"Many of the objections that users raised about the firewall initiative disappeared after the implementation," says the networking integrity team leader at the Georgia-based school. "Users were satisfied after they saw the benefits obtained by peers who were protected by the FWSMs. The success of others is how we got more people to join the process. Credit goes to our technicians who collaborated with the various units to accomplish the overall goal."
The Harvard University Information Systems network supports more than 125,000 users and runs 250-300 terabytes of data a day. With a staff of 20, the network group has the in-house resources to develop many of their own solutions, including management, accounting, and intrusion detection technology. They deployed 11 FWSMs across the network after determining that the modules would fit their customized environment and could handle the high data rates.
"We spread the FWSMs across the core to achieve an efficient security posture that allows us to apply rules quickly if we want to shut down certain traffic to, for instance, stop the spread of a worm or Trojan," says Network Operation Manager Tumas. "The network's `customer' groups enter ACLs through a portal at the network operations center, and we have built tools to let them manage their own firewall rule beds."
"A major reason that we selected the FWSMs is because we already had the Cisco chassis," Tumas says. "The combination gave us the best architecture available for our environment. With the close compatibility between switches and firewalls, we do not have to worry about creating vulnerabilities by keeping a lot of ports open. The protocol inspection engines integrated into the FWSMs maintain open ports only for current legitimate sessions." The integration of services modules within existing chassis, allows organizations to simplify their infrastructures, enhance perimeter security, and reduce costs.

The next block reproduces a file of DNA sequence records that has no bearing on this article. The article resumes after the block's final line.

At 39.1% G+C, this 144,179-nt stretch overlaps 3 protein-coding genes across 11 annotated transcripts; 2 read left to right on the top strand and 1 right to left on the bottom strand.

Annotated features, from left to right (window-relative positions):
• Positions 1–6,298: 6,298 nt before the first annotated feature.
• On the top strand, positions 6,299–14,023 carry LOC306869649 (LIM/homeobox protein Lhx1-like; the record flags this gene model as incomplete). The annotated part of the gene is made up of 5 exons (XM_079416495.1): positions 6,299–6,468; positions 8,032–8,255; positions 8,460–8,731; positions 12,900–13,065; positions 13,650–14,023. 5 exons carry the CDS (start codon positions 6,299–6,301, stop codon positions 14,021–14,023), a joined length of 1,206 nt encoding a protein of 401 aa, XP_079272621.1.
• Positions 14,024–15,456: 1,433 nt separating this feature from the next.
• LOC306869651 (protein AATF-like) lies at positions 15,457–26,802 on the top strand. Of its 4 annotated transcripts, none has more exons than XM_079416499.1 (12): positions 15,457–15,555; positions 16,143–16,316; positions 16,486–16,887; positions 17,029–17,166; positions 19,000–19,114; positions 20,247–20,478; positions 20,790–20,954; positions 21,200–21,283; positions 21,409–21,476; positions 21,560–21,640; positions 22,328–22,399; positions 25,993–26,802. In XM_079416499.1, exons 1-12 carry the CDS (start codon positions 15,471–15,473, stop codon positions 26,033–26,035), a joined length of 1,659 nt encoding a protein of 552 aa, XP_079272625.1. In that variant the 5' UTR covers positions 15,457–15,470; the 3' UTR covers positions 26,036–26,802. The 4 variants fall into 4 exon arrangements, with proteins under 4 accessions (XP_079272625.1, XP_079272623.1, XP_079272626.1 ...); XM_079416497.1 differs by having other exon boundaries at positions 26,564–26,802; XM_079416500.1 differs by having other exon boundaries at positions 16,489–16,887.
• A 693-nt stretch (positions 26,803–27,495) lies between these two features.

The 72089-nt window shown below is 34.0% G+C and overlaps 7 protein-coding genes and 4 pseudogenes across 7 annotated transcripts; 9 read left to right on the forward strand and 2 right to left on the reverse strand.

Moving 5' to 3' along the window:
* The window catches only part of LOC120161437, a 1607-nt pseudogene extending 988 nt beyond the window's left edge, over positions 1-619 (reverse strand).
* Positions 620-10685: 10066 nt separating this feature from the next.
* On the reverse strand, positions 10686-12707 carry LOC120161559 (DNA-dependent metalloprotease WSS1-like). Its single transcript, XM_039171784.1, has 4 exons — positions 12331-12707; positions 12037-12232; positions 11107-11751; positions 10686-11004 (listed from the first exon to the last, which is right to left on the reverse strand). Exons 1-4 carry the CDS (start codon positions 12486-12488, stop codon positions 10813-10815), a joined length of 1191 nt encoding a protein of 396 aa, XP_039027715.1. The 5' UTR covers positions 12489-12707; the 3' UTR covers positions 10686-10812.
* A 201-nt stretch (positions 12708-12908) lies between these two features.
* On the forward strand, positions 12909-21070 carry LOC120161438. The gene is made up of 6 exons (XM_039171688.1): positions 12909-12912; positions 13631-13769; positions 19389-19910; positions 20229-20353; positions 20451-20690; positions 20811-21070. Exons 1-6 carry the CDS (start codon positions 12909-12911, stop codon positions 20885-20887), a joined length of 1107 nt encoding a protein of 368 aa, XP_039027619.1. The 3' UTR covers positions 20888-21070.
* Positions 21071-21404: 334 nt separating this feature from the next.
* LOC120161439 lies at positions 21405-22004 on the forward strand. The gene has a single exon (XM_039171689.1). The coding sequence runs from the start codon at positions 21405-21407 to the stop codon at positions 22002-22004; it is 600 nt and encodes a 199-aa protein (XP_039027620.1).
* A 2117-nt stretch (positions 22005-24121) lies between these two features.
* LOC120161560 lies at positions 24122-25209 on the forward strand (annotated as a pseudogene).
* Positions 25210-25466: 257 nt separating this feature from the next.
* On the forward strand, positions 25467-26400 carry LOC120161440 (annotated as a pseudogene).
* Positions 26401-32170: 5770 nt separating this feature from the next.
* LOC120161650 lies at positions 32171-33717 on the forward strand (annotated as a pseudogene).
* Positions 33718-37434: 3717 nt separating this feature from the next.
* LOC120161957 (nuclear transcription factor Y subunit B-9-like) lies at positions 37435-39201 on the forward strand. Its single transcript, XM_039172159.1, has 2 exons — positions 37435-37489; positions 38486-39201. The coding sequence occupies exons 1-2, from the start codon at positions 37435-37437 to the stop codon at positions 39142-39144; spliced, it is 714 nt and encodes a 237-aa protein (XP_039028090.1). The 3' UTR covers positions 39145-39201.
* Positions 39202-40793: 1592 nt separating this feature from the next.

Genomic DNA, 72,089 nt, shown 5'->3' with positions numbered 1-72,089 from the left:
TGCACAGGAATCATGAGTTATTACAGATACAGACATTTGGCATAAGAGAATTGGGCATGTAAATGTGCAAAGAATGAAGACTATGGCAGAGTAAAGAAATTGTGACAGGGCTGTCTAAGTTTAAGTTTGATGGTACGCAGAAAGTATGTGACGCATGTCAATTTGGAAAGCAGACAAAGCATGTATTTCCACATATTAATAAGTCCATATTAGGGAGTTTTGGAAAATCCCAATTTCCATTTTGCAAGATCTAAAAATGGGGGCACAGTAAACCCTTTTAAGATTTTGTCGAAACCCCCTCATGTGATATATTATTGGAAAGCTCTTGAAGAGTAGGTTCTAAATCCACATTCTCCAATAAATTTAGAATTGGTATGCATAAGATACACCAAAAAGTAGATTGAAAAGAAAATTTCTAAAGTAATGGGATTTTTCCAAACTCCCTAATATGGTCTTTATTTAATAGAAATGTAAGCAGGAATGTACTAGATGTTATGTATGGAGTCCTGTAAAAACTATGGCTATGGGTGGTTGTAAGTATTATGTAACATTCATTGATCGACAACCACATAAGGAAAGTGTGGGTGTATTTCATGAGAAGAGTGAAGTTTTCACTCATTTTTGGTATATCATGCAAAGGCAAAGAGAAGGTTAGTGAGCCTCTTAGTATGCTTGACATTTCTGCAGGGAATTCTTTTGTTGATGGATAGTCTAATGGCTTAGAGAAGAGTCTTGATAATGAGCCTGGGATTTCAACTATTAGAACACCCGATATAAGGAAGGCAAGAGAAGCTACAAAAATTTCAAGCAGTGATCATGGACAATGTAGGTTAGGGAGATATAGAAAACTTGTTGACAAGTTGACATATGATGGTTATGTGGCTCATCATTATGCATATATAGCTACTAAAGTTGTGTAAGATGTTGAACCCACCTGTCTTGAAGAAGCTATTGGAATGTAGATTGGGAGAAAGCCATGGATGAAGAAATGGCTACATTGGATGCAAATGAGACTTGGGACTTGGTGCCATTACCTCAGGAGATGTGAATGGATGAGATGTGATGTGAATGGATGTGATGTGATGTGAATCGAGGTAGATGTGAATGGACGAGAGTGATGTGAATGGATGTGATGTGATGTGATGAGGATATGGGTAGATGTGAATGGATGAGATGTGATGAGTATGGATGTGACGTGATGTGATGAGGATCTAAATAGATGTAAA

Senior Information Security Officer at the university in Georgia has found that the FWSMs have had a dramatic impact on a network that used to experience hundreds of incidents a week. "We have seen a 91 percent reduction in reported incidents after implementation," he says. "Plus, we have been able to cut way down on the manpower that was previously needed to review the compromised systems, clean them up, or rebuild them."
"We have avoided management problems because there is a high degree of department ownership," says Zimmerman. "The FWSMs make it easy for us to run the firewalls according to the department manager's rules. We have been able to take the services that we provide to a higher level."